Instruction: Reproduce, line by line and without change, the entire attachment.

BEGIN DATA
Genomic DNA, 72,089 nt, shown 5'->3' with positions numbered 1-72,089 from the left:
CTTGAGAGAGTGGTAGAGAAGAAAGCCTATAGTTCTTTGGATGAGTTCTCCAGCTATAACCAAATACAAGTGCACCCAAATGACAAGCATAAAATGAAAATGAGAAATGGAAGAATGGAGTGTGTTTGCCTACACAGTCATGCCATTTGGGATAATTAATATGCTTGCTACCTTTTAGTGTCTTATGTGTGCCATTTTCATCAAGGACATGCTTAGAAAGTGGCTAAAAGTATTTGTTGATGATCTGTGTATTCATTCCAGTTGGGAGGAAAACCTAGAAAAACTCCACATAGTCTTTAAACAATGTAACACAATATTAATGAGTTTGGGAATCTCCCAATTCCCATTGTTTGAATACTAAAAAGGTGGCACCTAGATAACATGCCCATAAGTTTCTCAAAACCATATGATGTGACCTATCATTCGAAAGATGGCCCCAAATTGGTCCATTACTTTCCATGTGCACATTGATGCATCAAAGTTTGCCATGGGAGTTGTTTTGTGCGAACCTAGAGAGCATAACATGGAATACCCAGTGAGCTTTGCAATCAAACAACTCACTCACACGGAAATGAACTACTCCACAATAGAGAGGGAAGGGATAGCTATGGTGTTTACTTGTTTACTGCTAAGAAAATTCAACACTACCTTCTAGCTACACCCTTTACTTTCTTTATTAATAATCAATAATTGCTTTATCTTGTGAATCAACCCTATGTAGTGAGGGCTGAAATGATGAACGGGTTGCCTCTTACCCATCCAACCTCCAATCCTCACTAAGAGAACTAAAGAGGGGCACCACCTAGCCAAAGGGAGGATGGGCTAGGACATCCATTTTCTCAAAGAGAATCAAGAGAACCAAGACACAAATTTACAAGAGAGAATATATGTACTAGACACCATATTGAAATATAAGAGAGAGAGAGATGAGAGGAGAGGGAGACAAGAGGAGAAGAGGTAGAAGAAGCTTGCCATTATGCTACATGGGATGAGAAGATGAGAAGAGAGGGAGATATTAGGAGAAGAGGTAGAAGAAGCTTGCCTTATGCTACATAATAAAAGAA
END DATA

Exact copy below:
Genomic DNA, 72,089 nt, shown 5'->3' with positions numbered 1-72,089 from the left:
CTTGAGAGAGTGGTAGAGAAGAAAGCCTATAGTTCTTTGGATGAGTTCTCCAGCTATAACCAAATACAAGTGCACCCAAATGACAAGCATAAAATGAAAATGAGAAATGGAAGAATGGAGTGTGTTTGCCTACACAGTCATGCCATTTGGGATAATTAATATGCTTGCTACCTTTTAGTGTCTTATGTGTGCCATTTTCATCAAGGACATGCTTAGAAAGTGGCTAAAAGTATTTGTTGATGATCTGTGTATTCATTCCAGTTGGGAGGAAAACCTAGAAAAACTCCACATAGTCTTTAAACAATGTAACACAATATTAATGAGTTTGGGAATCTCCCAATTCCCATTGTTTGAATACTAAAAAGGTGGCACCTAGATAACATGCCCATAAGTTTCTCAAAACCATATGATGTGACCTATCATTCGAAAGATGGCCCCAAATTGGTCCATTACTTTCCATGTGCACATTGATGCATCAAAGTTTGCCATGGGAGTTGTTTTGTGCGAACCTAGAGAGCATAACATGGAATACCCAGTGAGCTTTGCAATCAAACAACTCACTCACACGGAAATGAACTACTCCACAATAGAGAGGGAAGGGATAGCTATGGTGTTTACTTGTTTACTGCTAAGAAAATTCAACACTACCTTCTAGCTACACCCTTTACTTTCTTTATTAATAATCAATAATTGCTTTATCTTGTGAATCAACCCTATGTAGTGAGGGCTGAAATGATGAACGGGTTGCCTCTTACCCATCCAACCTCCAATCCTCACTAAGAGAACTAAAGAGGGGCACCACCTAGCCAAAGGGAGGATGGGCTAGGACATCCATTTTCTCAAAGAGAATCAAGAGAACCAAGACACAAATTTACAAGAGAGAATATATGTACTAGACACCATATTGAAATATAAGAGAGAGAGAGATGAGAGGAGAGGGAGACAAGAGGAGAAGAGGTAGAAGAAGCTTGCCATTATGCTACATGGGATGAGAAGATGAGAAGAGAGGGAGATATTAGGAGAAGAGGTAGAAGAAGCTTGCCTTATGCTACATAATAAAAGAA